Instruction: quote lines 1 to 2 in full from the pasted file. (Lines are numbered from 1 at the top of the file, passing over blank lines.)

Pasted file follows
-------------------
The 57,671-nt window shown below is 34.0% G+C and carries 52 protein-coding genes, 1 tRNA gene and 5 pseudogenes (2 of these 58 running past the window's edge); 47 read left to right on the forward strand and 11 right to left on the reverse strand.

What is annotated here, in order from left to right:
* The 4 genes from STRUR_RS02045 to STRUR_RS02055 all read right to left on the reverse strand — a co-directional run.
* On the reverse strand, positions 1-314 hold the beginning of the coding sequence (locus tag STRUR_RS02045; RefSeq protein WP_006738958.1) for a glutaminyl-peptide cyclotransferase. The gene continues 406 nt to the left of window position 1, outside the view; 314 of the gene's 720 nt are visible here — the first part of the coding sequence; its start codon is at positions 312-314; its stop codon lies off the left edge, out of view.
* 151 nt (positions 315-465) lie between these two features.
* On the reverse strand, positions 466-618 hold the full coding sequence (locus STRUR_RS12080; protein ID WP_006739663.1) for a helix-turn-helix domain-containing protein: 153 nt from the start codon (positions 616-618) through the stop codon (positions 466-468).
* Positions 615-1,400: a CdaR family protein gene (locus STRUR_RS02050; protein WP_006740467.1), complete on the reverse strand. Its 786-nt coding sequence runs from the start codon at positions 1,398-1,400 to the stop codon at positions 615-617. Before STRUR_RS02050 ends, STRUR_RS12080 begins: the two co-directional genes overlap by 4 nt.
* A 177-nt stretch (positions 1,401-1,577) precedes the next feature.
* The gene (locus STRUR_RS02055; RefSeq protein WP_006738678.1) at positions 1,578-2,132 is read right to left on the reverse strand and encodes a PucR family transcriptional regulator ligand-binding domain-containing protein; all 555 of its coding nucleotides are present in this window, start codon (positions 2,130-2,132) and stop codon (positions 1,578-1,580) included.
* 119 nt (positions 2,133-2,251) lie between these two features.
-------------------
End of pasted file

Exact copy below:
The 57,671-nt window shown below is 34.0% G+C and carries 52 protein-coding genes, 1 tRNA gene and 5 pseudogenes (2 of these 58 running past the window's edge); 47 read left to right on the forward strand and 11 right to left on the reverse strand.

What is annotated here, in order from left to right: